Oh, I love Houdini! I can’t wait! Are there any more books coming soon? And…are you working on anything you’d like to share?

The third in the WWII/Dogs series, Liberty, is coming out in September of 2016. It’s set in New Orleans and tells the story of how a boy with polio saves a stray dog. There’ll be one more book in that series; it’s just sketches at this point. Trust me: I am working away! I have story ideas to last me till I’m 90!

Thanks so much for this interview, Janet! It was kind of you to take time out from your busy schedule to host me here.

It’s truly my pleasure, Kirby!

Books for Winter 2016: Middle Grade

Are you searching for something new for your middle grade readers? Here are a few just out or upcoming books, in graphic format:

A selection of middle grade books launching between 1/1/16 and 4/1/16

Here’s a list of the books by author and title:


Dori Hillestad Butler, THE GHOST IN THE TREE HOUSE, (Haunted Library #7) Grosset & Dunlap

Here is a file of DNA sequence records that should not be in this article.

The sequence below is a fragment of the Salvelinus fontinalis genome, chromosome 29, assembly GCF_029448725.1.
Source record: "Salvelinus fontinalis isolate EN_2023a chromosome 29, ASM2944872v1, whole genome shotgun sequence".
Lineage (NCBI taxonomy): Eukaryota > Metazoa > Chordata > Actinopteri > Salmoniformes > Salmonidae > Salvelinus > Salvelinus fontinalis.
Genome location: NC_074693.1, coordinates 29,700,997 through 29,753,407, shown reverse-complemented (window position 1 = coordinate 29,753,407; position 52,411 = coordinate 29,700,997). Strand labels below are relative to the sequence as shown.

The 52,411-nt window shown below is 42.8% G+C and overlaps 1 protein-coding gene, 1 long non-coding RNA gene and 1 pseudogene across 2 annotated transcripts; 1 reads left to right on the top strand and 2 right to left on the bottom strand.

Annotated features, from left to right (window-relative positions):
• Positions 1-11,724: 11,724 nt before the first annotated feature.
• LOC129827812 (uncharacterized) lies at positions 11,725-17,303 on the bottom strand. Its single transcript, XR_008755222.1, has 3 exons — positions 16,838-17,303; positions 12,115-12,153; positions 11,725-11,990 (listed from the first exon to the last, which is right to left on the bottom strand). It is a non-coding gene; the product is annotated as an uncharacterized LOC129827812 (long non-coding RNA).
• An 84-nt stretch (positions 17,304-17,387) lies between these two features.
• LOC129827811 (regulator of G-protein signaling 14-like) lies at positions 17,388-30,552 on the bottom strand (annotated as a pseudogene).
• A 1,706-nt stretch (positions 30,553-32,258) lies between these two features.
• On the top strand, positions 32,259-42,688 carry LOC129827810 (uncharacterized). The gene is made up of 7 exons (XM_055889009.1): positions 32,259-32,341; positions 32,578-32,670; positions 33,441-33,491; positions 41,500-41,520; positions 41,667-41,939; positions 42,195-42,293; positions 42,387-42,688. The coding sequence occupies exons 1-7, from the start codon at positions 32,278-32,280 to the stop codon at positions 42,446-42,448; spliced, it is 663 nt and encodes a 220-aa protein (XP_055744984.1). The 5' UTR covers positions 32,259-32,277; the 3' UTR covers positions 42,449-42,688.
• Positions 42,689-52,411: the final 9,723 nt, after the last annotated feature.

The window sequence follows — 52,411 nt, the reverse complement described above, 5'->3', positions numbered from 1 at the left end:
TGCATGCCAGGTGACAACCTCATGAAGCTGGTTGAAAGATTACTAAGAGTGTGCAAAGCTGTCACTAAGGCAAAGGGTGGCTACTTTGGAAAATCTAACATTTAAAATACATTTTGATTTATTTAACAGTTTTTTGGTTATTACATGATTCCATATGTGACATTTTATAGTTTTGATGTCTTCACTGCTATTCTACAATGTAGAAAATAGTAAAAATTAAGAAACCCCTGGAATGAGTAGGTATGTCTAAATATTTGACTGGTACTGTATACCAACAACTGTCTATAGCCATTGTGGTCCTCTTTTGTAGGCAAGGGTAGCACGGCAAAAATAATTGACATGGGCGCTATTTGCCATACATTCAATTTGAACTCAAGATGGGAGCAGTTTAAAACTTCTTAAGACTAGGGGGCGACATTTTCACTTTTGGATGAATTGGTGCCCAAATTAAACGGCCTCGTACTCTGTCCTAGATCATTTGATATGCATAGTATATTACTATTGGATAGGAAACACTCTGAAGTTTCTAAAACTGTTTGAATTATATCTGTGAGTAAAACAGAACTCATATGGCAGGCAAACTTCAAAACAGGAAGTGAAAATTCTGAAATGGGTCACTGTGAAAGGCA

Alison Cherry, THE CLASSY CROOKS CLUB, Simon & Schuster

Leslie Connor, ALL RISE for the HONORABLE PERRY T. COOK, Harpercollins

KA Holt, RED MOON RISING, Simon & Schuster


Kristen Kittscher, THE TIARA ON THE TERRACE, Harper Children’s

Kirby Larson, AUDACITY JONES TO THE RESCUE, Scholastic

Jen Malone, YOU’RE INVITED TOO, Simon & Schuster

Katherine Marsh, THE DOOR BY THE STAIRCASE, Disney

Denise Lewis Patrick, NO ORDINARY SOUND, American Girl

Karen Rivers, THE GIRL IN THE WELL IS ME, Algonquin

Lisa Schroeder, THE GIRL IN THE TOWER, Henry Holt



Do you have anything you’d like to add? Please share!